Horse breeding is a multi-million dollar international industry, and some breeders earn millions in sire rights by breeding stallions that are outstanding in there breed. For purebred horses, careful selection of the male parent (the “sire”) and the female parent (the “dam”) is essential to successful breeding. From conception prior to foaling, horse breeding today is carefully managed through modern technology. Whether you are breeding horses for racing, competition or the family farm, a firm understanding of reproduction and foaling process will help ensure a successful outcome.
While nature has selected horses to breed and foal in the spring, breeding for most competition horses favors foals to be born as soon after January 1st as possible. The horse has an approximately 11 month gestation period, therefore breeding season in most competitive breeds starts on approximately February 15th. Since the horse is a "spring breeder", mares will not normally be cycling by February 15th unless they have been placed under lights during the winter. Once the mare is cycling normally, breeding can begin.
Much of modern day breeding is done using semen collection and artificial insemination. This allows the breeder to select a stallion from a great distance away and avoid the cost and difficulty in shipping the mare to the stallion. Preparation of the mare prior to breeding is usually a function of making sure your mare has a healthy reproductive tract to maximize her chance of conception. When she is in heat your veterinarian will be able to accurately predict the time of ovulation via ultrasound/palpation of her reproductive tract, and with good planning and some luck, she will conceive next spring's foal.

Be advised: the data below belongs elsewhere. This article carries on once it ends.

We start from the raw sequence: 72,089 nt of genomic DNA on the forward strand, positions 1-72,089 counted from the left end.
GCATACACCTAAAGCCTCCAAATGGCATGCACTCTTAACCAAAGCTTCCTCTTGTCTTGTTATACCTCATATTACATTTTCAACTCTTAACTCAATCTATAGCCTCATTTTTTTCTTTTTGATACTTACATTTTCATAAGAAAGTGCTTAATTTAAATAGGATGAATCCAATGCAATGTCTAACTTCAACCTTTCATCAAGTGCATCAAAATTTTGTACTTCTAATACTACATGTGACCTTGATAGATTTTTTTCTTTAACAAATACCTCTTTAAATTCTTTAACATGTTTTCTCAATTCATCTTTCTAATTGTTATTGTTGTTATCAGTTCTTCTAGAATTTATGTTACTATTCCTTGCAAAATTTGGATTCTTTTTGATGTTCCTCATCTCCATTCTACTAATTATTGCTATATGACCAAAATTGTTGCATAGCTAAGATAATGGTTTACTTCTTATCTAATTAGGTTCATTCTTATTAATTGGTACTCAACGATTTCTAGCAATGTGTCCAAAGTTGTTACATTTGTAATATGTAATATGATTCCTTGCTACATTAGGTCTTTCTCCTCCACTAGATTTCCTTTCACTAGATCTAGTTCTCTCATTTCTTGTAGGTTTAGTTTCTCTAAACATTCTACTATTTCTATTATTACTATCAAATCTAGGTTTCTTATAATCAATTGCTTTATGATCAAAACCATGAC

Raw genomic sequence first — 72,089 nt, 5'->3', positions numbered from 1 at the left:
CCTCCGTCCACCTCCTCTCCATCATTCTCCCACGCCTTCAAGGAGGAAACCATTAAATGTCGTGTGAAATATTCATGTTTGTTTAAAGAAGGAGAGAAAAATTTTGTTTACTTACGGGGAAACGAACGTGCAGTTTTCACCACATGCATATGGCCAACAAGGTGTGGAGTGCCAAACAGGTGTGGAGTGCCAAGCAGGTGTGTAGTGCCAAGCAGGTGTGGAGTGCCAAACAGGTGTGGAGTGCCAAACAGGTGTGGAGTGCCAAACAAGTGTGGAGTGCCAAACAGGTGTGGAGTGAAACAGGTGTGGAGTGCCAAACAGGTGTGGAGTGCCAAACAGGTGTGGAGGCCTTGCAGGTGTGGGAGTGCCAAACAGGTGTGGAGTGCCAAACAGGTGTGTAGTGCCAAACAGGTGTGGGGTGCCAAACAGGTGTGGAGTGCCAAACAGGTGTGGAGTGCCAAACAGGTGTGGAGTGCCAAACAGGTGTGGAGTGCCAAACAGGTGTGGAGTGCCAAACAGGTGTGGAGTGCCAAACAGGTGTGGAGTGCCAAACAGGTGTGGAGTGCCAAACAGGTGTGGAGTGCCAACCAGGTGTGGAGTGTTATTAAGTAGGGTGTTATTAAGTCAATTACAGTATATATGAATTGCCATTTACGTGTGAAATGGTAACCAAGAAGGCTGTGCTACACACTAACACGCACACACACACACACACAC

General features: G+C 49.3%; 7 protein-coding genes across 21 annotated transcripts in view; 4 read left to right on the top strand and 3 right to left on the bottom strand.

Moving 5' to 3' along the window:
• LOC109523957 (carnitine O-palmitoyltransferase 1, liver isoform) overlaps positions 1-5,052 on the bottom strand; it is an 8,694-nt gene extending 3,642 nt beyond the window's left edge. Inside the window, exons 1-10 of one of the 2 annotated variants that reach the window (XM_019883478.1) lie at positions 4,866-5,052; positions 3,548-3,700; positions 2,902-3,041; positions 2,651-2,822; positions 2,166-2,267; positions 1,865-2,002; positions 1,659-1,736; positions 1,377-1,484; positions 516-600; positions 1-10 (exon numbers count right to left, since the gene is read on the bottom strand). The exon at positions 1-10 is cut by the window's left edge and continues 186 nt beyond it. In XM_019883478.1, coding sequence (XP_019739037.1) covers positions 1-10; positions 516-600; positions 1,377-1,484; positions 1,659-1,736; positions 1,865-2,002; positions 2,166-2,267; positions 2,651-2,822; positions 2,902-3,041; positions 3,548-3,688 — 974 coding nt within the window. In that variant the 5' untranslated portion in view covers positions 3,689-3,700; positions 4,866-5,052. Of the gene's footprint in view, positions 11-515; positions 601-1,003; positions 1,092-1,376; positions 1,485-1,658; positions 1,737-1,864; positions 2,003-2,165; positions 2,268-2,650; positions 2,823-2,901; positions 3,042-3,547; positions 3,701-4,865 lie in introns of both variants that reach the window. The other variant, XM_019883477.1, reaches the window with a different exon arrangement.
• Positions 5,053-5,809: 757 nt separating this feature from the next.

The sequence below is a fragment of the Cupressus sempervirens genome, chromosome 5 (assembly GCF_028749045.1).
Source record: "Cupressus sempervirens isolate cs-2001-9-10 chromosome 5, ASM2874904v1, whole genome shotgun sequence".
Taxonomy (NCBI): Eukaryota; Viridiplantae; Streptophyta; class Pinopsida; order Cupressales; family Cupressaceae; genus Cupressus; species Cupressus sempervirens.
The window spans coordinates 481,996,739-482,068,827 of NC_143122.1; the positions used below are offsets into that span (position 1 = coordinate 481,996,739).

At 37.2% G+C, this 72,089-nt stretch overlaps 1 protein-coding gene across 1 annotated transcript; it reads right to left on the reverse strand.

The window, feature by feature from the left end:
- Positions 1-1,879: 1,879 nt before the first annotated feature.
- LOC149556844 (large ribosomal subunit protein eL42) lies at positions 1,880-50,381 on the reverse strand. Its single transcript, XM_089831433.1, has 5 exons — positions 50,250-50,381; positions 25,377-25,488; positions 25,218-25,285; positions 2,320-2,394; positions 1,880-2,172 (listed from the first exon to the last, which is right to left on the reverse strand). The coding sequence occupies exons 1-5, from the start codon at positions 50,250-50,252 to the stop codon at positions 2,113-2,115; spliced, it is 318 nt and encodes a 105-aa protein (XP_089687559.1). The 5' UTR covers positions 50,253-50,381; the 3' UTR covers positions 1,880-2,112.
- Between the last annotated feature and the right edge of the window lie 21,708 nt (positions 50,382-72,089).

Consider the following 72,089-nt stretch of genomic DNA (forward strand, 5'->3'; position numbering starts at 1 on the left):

No matter if you are a novice or an experienced breeder Dr. Griffin can help you with this process. He has many years of experience preforming reproductive ultrasound, semen collection, artificial insemination (with fresh, cooled, or frozen semen), embryo transfer, and managing broodmares for live cover breeding. Please do not hesitate to call with your questions.